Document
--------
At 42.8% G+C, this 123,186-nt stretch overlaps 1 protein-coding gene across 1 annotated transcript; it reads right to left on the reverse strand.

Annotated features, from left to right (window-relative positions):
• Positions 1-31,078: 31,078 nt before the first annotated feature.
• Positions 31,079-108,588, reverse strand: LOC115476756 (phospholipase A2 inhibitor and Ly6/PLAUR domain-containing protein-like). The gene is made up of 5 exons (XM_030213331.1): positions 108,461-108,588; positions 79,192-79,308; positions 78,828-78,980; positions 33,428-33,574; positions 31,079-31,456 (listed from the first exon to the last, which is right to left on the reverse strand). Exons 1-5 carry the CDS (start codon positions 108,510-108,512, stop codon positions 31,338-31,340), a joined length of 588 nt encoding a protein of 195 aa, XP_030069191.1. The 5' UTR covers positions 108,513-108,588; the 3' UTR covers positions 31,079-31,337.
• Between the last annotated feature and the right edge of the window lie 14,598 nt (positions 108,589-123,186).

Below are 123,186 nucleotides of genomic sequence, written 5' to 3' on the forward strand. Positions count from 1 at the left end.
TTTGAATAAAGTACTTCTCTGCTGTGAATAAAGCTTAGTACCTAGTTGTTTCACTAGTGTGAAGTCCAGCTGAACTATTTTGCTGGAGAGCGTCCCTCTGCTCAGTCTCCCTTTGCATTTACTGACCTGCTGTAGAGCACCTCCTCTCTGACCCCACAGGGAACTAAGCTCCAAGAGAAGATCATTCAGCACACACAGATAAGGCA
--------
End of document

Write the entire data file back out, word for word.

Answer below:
At 42.8% G+C, this 123,186-nt stretch overlaps 1 protein-coding gene across 1 annotated transcript; it reads right to left on the reverse strand.

Annotated features, from left to right (window-relative positions):
• Positions 1-31,078: 31,078 nt before the first annotated feature.
• Positions 31,079-108,588, reverse strand: LOC115476756 (phospholipase A2 inhibitor and Ly6/PLAUR domain-containing protein-like). The gene is made up of 5 exons (XM_030213331.1): positions 108,461-108,588; positions 79,192-79,308; positions 78,828-78,980; positions 33,428-33,574; positions 31,079-31,456 (listed from the first exon to the last, which is right to left on the reverse strand). Exons 1-5 carry the CDS (start codon positions 108,510-108,512, stop codon positions 31,338-31,340), a joined length of 588 nt encoding a protein of 195 aa, XP_030069191.1. The 5' UTR covers positions 108,513-108,588; the 3' UTR covers positions 31,079-31,337.
• Between the last annotated feature and the right edge of the window lie 14,598 nt (positions 108,589-123,186).

Below are 123,186 nucleotides of genomic sequence, written 5' to 3' on the forward strand. Positions count from 1 at the left end.
TTTGAATAAAGTACTTCTCTGCTGTGAATAAAGCTTAGTACCTAGTTGTTTCACTAGTGTGAAGTCCAGCTGAACTATTTTGCTGGAGAGCGTCCCTCTGCTCAGTCTCCCTTTGCATTTACTGACCTGCTGTAGAGCACCTCCTCTCTGACCCCACAGGGAACTAAGCTCCAAGAGAAGATCATTCAGCACACACAGATAAGGCA